Multi-Color Graphics Array
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MCGA is part of the category Display Hardware Supported.
Multi-Color Graphics Array (MCGA) is a graphics standard that was introduced by IBM in 1987. It was essentially a cost reduced version of VGA that was (mostly) backwards compatible with CGA while adding 320x200 256 color and 640x480 2 color graphics modes. MCGA was built into the motherboard of the IBM PS/2 models 25 and 30 along with the Epson Equity 1e; no stand-alone MCGA cards were produced and the Epson Equity 1e is the only non-IBM computer to feature MCGA graphics. MCGA was not backwards compatible with EGA which gave it the odd distinction of being able to display 256 colors while also being incompatible with an earlier 16 color standard. A number of games that only used 16 colors solved this problem by supporting MCGA 256 color mode but only used the first 16 colors of the default palette (which closely resembled the 16 CGA/EGA colors) while leaving the remaining colors unused. Sierra, Lucasfilm, along with several other companies used this technique.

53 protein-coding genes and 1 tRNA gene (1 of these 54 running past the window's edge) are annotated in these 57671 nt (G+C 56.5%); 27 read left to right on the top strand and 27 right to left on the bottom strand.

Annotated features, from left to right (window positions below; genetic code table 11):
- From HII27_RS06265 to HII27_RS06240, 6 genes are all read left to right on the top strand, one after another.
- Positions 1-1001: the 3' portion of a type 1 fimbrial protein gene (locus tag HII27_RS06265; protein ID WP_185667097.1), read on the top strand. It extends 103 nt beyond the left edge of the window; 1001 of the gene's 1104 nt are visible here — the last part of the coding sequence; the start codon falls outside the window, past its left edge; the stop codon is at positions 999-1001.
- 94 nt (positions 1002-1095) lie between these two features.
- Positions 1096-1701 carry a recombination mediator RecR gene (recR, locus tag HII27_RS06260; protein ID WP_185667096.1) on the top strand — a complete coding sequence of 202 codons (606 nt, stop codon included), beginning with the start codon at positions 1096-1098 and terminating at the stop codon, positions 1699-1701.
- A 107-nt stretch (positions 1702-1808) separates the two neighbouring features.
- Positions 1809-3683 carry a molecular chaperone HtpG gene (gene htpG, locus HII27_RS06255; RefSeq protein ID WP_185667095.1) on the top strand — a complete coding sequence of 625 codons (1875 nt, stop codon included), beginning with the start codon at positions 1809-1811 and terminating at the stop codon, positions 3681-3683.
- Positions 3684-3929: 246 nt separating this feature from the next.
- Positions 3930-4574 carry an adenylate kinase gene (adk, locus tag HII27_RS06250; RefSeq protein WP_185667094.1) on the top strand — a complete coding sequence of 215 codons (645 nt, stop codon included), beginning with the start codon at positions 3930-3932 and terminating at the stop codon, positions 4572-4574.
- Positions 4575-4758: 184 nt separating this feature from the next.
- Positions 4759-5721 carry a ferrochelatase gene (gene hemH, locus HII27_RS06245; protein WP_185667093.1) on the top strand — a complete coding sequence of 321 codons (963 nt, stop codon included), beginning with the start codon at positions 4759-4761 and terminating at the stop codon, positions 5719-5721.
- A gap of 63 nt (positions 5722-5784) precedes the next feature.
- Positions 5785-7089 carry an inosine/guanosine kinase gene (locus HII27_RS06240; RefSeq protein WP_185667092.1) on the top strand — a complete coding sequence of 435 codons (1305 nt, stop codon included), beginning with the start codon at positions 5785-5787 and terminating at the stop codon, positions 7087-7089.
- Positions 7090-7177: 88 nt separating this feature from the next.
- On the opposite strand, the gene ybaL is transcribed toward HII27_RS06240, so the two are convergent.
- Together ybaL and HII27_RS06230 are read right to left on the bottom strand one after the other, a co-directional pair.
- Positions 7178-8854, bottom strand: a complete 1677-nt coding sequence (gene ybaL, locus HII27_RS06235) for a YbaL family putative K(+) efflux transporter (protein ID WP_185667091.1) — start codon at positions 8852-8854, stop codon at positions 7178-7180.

MCGA could display a total of 262,144 colors with 256 colors being the most that could be displayed at one time.
|Unlike CGA, the 4 colors could be freely selected.